Thursday marks 30 years since the break-up of the space shuttle Challenger, which claimed the life of Concord High School teacher Christa McAuliffe.
She was among the seven crew members on board who were killed.
McAuliffe had been selected from more than 11,000 applicants to be the first participant in the NASA Teacher in Space Project.
Jim Van Dongen was news director for New Hampshire Public Radio at the time, filing reports from Cape Canaveral for the station.
He now works as an adjunct professor of English at New Hampshire Technical Institute.
He joined NHPR’s Morning Edition to talk about how covering the disaster affected him.
If you’re a reporter, you’re supposed to maintain a certain professional distance. You’re still a human being, but you have to protect yourself from taking things too personally. I couldn’t do that. I really had a difficult time dealing with it, and I think that was true for all of the New Hampshire reporters who went down there, because it wasn’t just another story.
You can read the full transcript of Van Dongen's interview below:
I wanted to ask you about your recollections. You actually went down to Florida and reported on the launch.
Yes. We teamed up with WOKQ in Dover, so the two stations – Roger Wood was their news director – we went down on a Thursday with the intent of watching the launch on a Friday or a Saturday. Because of weather conditions, either cold temperatures or high winds, it kept getting postponed. The launch was postponed sometimes on an hourly basis. Sometime you’d get to the end of the launch window for the day and it was postponed until the next day.
Finally, on Tuesday morning, it finally lifted off. Roger and I were on both stations live at the same time. The launching pad was a good five miles away because the shuttle was so powerful, we had to be that far back, but we still couldn’t see anything. You know, that iconic picture of the contrail splitting off into two directions.
That was taken by a telescopic camera.
Right, it was done at a much different angle than we were looking at. We were looking practically straight up at it, so we really couldn’t see it. I started getting uneasy, but I didn’t know what I was looking at.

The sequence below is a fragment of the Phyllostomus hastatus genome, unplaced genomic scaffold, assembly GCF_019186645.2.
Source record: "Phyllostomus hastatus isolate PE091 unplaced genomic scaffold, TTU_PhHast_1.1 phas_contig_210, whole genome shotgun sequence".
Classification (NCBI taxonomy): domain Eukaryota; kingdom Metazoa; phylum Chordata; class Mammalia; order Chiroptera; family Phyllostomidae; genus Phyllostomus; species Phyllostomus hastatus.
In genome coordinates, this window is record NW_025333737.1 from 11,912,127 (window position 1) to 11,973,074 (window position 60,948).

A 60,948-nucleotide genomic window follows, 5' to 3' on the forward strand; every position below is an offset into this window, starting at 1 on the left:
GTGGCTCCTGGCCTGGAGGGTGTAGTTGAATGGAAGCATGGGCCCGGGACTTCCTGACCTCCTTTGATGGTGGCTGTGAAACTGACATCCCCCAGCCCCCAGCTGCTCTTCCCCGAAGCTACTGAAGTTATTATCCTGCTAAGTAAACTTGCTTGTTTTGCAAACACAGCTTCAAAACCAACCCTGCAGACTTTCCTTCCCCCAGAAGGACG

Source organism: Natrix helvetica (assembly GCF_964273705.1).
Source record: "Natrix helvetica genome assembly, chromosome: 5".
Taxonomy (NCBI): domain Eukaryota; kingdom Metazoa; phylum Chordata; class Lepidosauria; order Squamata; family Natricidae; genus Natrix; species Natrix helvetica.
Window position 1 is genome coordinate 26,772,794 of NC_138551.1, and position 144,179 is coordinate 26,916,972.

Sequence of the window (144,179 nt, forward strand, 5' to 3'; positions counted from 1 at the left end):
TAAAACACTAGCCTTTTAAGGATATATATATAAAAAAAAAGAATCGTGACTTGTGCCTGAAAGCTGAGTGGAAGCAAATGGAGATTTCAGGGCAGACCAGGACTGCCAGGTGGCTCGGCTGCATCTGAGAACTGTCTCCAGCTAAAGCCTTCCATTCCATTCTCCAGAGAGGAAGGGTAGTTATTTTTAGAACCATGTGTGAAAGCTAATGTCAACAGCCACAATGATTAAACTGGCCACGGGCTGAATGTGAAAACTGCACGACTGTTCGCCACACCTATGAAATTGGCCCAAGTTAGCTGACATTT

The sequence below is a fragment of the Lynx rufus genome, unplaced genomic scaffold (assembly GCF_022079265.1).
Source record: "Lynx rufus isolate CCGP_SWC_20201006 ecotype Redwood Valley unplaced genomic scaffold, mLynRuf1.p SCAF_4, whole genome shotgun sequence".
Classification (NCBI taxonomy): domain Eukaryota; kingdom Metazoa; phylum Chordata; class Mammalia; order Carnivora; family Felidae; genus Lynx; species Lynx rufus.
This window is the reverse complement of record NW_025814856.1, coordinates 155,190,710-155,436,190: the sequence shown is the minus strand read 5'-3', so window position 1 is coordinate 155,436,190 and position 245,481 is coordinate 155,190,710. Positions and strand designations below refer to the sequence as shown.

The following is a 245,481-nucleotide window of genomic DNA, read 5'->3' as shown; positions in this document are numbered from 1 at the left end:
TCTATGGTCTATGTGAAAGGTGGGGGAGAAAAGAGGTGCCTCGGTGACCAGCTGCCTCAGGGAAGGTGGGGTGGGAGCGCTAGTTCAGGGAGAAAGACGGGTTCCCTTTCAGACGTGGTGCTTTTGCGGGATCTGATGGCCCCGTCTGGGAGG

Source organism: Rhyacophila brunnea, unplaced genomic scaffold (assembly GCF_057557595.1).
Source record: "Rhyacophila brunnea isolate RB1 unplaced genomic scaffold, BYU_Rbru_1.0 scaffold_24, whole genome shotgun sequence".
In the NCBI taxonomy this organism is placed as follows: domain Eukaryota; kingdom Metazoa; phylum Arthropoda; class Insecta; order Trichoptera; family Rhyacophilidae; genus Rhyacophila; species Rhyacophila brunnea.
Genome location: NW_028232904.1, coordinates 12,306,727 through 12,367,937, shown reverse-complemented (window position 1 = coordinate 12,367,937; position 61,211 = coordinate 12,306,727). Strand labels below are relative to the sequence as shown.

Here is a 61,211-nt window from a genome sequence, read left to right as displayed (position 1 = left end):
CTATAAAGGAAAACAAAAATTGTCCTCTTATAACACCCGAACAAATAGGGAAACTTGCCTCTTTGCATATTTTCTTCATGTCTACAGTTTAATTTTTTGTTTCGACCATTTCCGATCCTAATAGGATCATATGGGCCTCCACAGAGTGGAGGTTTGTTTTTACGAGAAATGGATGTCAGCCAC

And I think that speaks for a lot of people. You’re not sure of what you’re looking at because you’re not a rocket scientist.
Right, we had no way of knowing if this was normal.
And you can hear the crowd kind of hush a little bit.
All of a sudden they stopped cheering and no one was really sure what was going on. And I distinctly remember hearing the commentator say, “Obviously, a major malfunction; rescue ships and planes being dispatched down range.” And at that point everybody was still in a state of shock because this wasn’t supposed to happen.
From your standpoint, talk about the legacy of Christa McAuliffe here in New Hampshire and what this meant for Concord and the region.
Obviously, it was a terrible shock. It took a long time to internalize this. If you’re a reporter, you’re supposed to maintain a certain professional distance. You’re still a human being, but you have to protect yourself from taking things too personally. I couldn’t do that. I really had a difficult time dealing with it, and I think that was true for all of the New Hampshire reporters who went down there, because it wasn’t just another story.
I want to talk about the legacy too though and what she has meant to generations of kids since then and maybe as a spokesperson for science.
She’s still an inspiration, there’s no question about that, both locally and across the profession. People can by way of encouraging women in particular about anyone. I mean, one of the things we do at NHTI is emphasize these science, technology, engineering, and math classes, that those are important. She’s an inspiration for anybody looking to go into those subjects.